As far as I can tell, there is no proper use case for a direct exchange, as anything you can do with it you can do with a fanout exchange, only more expandably.

More specifically, in reading RabbitMQ in Action, the authors numerously refer to the use case that goes something like - "Suppose when a user uploads a picture you need to generate a thumbnail. But then later marketing also tells you to award points for uploading a photo. With RabbitMQ you just have to create another queue and do no work on the producer side!"

But that's only true if you've had the foresight to create a fanout exchange on the producer side. To my understanding a direct exchange cannot accomplish this and is only appropriate when you actually want tight coupling between exchange and queue, (which you don't, because that's the point of messaging systems.)

Is this correct or is there an actual use case?

3 Answers 3


Compared to the fanout exchange, the direct exchange allows some filtering based on the message's routing key to determine which queue(s) receive(s) the message. With a fanout exchange, there is no such filtering and all messages go to all bound queues.

So if you have a direct exchange with several queues bound with the same routing key, and all messages have this key, then you have the same behavior as the fanout exchange. This is better explained in tutorial 4 on the RabbitMQ website.

In the image upload use case, you can use:

  • a fanout exchange with two queues (one for the thumbnail worker, one for the score computation worker). The routing key is ignored.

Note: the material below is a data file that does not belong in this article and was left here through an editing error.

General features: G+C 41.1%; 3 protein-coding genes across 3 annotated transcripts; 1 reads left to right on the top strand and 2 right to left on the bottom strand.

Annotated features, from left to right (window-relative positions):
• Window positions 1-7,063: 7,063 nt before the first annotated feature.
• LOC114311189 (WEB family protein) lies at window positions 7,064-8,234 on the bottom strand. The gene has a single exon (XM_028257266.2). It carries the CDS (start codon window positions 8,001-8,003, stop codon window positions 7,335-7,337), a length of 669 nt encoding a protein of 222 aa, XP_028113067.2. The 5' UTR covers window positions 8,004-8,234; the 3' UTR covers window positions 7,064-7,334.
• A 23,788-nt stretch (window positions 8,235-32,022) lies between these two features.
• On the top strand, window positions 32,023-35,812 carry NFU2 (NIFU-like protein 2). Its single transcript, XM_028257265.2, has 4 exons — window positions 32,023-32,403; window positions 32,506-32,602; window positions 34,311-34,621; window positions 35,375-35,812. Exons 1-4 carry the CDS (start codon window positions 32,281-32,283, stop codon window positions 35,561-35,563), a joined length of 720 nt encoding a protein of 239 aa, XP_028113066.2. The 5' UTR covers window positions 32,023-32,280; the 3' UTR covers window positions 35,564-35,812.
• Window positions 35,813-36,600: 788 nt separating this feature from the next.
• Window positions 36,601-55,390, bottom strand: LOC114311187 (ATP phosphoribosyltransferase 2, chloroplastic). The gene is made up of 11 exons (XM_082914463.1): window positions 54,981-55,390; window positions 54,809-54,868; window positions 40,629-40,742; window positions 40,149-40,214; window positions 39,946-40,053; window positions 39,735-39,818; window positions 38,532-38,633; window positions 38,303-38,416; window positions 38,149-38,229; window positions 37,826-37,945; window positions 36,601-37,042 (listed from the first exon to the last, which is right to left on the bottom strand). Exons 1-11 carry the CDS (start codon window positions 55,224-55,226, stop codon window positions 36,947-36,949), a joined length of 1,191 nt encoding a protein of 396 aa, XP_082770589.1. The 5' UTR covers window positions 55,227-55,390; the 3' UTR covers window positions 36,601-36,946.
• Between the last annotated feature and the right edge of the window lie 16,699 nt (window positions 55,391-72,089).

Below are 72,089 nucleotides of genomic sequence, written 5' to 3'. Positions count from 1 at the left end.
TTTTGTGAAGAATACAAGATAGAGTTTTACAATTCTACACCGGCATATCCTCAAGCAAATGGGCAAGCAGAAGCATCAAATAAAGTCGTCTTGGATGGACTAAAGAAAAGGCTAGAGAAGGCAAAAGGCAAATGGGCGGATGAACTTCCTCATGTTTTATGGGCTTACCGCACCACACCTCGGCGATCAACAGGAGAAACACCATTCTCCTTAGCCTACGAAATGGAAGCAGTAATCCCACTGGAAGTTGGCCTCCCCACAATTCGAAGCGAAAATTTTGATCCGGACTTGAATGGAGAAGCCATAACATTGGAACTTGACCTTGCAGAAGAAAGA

|--> queue --> thumbnail-worker
    `--> queue --> score-worker
  • a direct exchange with again two queues. Queues are bound with the image-processing key for instance, and messages with this key will be queued to both queues.

    |--["image-processing"]--> queue --> thumbnail-worker
    `--["image-processing"]--> queue --> score-worker

    Of course, in this situation, if the message's routing key doesn't match the binding key, none of the queues will receive the message.

You can't put the two workers on the same queue, because messages will be load balanced between them: one worker will see half of the messages.

  • 1
    Just getting into rabbitMQ - it seems like if the consuming processes are limited and understood, that direct exchanges are a more readable and explicit option, than having to track down with workers are bound to a flyout exchange. Apr 12, 2018 at 15:00

Do you mean a fanout exchange or a topic exchange? a fanout exchange is very different from a direct exchange. I presume that sending the photo to the exchange is sent with a routing key that specifies that there is a photo. In which case you have a consumer that generates the thumbnail and when you want to add a new consumer you can just add it and get the same message but do something different with it, ie award points.

The use case holds up. I think the point is that the exchange is originally created as a direct exchange.


This answer echoes the previousone and if you refer to this page, I believe you'll that one particular use case described is:

Direct exchanges are often used to distribute tasks between multiple workers (instances of the same application) in a round robin manner.

  • 2
    This sentence in the documentation is confusing. In fact, if you bind several queues with the same routing key to a direct exchange, they will all receive the message if the routing key matches. This is better explained in tutorial 4. Mar 24, 2016 at 10:31
  • @Jean-SébastienPédron - I felt the same confusion as you, however reading the next statement actually removes that confusion - "When doing so, it is important to understand that, in AMQP 0-9-1, messages are load balanced between consumers and not between queues." It essentially means that the load-balancing happens at the consuming ends of queues.
    – bPratik
    Jan 10, 2019 at 11:31

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